There is a raft of companies in the unmanned vehicles sector, but one in particular is becoming a major player almost by stealth: Internet services giant Google.
Google’s programs in unmanned systems go far beyond its high-profile work to develop a self-driving car. That initiative passed a milestone last month with the unveiling of a prototype, a 25-mph vehicle with only two interfaces, “start” and “stop.”
Fallout from the 2008-09 financial crisis continues to affect political decisions worldwide, leaving militaries to assess how best to plan and prioritize in an era of austerity.
The British military, for one, has two goals as it restructures: to move from a decade of combat operations to a period of contingency; and to redesign a shrinking fighting force around a dramatically increased reliance on reservists. All three services are feeling the pinch of austerity pressures, but they are likely to impact the army acutely.
Difficult choices will need to be made soon by NATO partner nations if the alliance is to maintain its airborne early warning and command/control (AWACS) capability into the middle of the century.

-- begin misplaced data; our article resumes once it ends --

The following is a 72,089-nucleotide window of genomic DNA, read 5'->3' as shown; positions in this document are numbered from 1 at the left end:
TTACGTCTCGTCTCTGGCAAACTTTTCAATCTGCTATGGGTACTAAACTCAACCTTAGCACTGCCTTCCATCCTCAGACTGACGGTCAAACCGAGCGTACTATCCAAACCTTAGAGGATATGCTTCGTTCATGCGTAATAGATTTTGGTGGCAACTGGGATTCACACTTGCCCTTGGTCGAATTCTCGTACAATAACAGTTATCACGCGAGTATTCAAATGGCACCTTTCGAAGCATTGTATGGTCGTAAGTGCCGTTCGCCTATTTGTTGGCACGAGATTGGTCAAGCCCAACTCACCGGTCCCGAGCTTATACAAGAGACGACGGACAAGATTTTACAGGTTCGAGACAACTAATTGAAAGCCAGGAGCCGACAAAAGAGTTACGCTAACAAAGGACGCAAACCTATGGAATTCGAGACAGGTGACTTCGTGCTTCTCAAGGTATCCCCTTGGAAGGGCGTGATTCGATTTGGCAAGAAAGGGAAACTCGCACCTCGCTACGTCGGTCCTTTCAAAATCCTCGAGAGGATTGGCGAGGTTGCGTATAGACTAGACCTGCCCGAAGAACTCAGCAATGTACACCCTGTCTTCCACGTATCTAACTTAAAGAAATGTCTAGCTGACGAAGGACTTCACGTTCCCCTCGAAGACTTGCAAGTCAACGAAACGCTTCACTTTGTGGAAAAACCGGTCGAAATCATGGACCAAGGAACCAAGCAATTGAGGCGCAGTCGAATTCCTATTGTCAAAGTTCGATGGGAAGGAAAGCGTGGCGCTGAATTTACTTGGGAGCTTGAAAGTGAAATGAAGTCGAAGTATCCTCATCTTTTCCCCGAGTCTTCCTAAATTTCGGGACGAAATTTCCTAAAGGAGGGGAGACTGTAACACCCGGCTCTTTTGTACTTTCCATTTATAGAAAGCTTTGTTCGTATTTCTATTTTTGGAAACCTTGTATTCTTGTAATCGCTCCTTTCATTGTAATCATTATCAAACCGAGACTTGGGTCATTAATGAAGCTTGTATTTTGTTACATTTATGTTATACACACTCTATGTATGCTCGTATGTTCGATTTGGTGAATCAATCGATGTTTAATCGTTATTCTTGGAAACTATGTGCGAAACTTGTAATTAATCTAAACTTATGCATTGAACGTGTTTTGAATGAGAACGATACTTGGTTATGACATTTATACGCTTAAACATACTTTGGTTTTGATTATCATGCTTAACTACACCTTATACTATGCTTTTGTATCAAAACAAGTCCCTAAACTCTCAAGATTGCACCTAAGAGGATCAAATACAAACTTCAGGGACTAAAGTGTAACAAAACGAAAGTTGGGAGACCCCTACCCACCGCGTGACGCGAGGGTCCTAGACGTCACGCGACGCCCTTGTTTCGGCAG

The alliance operates its own multi-nationally staffed and funded Boeing 707-based E-3A component. But because NATO draws on British, French and American E-3 fleets, it faces a set of choices complicated by the different configurations of aircraft each nation operates.
Integrating interoperable open architectures (IOA) in new and existing platforms offers benefits across defense procurement. The time between identifying an operational requirement and getting it fielded would be minimized; subsystems could be integrated without bulking up platforms; and procurement costs could be cut, if only obsolete or superfluous components are removed and replace.